Minnesota Adopts Law Addressing Spousal Maintenance and Cohabitation
Beginning Aug. 1, 2016, spousal maintenance in Minnesota can now be reduced, suspended, reserved, or terminated if a person receiving maintenance lives (certain relatives excepted) with another adult.
Simply living with another adult will not change maintenance. Though courts have had the power to modify maintenance when someone lives with another adult, the past practice is now put into statute. The court is directed to consider a variety of factors — some easier than others to prove, or disprove.
- Whether the recipient would marry the adult but for the monthly check. This factor could prove mighty difficult to prove.
- The benefit the recipient receives from the cohabitation. This would be an examination of the sharing of expenses, such as rent or mortgage, real estate taxes, insurance, and utilities.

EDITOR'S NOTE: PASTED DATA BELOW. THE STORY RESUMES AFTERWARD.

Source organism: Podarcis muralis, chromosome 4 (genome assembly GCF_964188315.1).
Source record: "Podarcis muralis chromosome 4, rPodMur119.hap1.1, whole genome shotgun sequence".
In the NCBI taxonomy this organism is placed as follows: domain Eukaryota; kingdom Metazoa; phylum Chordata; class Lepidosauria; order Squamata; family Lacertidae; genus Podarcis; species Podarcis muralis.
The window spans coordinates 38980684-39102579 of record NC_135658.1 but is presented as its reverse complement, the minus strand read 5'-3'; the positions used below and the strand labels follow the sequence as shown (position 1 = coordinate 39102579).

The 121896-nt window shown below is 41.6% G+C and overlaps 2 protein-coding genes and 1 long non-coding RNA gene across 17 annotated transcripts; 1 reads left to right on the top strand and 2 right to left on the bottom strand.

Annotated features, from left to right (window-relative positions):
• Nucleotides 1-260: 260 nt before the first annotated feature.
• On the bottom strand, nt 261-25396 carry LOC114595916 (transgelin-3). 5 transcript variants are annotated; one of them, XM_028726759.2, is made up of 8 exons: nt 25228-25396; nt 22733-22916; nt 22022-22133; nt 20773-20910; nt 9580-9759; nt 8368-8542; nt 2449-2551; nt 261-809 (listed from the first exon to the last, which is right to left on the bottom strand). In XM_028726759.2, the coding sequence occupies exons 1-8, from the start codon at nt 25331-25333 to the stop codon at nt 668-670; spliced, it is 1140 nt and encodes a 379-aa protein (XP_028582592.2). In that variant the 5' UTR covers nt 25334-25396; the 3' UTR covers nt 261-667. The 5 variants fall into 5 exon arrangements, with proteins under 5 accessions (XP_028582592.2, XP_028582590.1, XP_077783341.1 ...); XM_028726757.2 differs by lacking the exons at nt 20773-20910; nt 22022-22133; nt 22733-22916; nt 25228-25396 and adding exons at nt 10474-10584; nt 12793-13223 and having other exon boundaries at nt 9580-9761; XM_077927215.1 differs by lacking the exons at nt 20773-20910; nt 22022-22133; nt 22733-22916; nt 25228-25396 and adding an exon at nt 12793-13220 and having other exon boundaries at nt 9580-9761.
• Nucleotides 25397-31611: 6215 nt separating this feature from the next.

- The length of the cohabitation and the likely future duration. The first part is easy to demonstrate. How a court could predict “the likely future duration” seems problematic.
- The impact on the recipient if the amount of maintenance changes … and the cohabitation ends. A strong finding on this issue could cause a court to reserve maintenance. So if the recipient ends the cohabitation and the other adult leaves, then there could be a return for an increase in the amount of maintenance.
If you have just been divorced, and your former spouse is now living with someone else, you will have to wait. The new law provides that unless you agreed in writing (or you have a financial “extreme hardship’), you can’t try to change maintenance due to cohabitation until a year as passed since the divorce was final.